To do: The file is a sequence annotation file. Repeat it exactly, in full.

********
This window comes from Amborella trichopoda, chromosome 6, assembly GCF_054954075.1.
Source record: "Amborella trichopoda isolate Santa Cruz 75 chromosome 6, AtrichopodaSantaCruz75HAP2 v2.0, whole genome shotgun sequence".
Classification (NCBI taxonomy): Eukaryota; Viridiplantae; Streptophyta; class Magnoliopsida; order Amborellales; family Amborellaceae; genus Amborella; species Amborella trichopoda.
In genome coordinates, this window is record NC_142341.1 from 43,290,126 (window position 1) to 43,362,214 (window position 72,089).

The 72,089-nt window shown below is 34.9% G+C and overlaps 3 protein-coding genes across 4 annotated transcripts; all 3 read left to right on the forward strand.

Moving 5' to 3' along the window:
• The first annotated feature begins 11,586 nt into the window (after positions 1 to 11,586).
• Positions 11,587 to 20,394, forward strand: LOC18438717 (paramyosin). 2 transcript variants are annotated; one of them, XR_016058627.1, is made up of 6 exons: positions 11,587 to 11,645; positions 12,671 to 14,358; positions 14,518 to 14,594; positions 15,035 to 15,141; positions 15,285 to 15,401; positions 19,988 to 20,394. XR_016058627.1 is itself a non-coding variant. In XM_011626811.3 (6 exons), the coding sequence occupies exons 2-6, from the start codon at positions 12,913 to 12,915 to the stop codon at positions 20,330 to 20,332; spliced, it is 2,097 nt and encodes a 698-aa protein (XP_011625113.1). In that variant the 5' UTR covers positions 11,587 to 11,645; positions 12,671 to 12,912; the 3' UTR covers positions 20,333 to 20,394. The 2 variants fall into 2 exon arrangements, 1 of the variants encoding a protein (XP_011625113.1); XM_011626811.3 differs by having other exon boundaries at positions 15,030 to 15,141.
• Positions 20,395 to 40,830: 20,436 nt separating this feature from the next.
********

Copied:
This window comes from Amborella trichopoda, chromosome 6, assembly GCF_054954075.1.
Source record: "Amborella trichopoda isolate Santa Cruz 75 chromosome 6, AtrichopodaSantaCruz75HAP2 v2.0, whole genome shotgun sequence".
Classification (NCBI taxonomy): Eukaryota; Viridiplantae; Streptophyta; class Magnoliopsida; order Amborellales; family Amborellaceae; genus Amborella; species Amborella trichopoda.
In genome coordinates, this window is record NC_142341.1 from 43,290,126 (window position 1) to 43,362,214 (window position 72,089).

The 72,089-nt window shown below is 34.9% G+C and overlaps 3 protein-coding genes across 4 annotated transcripts; all 3 read left to right on the forward strand.

Moving 5' to 3' along the window:
• The first annotated feature begins 11,586 nt into the window (after positions 1 to 11,586).
• Positions 11,587 to 20,394, forward strand: LOC18438717 (paramyosin). 2 transcript variants are annotated; one of them, XR_016058627.1, is made up of 6 exons: positions 11,587 to 11,645; positions 12,671 to 14,358; positions 14,518 to 14,594; positions 15,035 to 15,141; positions 15,285 to 15,401; positions 19,988 to 20,394. XR_016058627.1 is itself a non-coding variant. In XM_011626811.3 (6 exons), the coding sequence occupies exons 2-6, from the start codon at positions 12,913 to 12,915 to the stop codon at positions 20,330 to 20,332; spliced, it is 2,097 nt and encodes a 698-aa protein (XP_011625113.1). In that variant the 5' UTR covers positions 11,587 to 11,645; positions 12,671 to 12,912; the 3' UTR covers positions 20,333 to 20,394. The 2 variants fall into 2 exon arrangements, 1 of the variants encoding a protein (XP_011625113.1); XM_011626811.3 differs by having other exon boundaries at positions 15,030 to 15,141.
• Positions 20,395 to 40,830: 20,436 nt separating this feature from the next.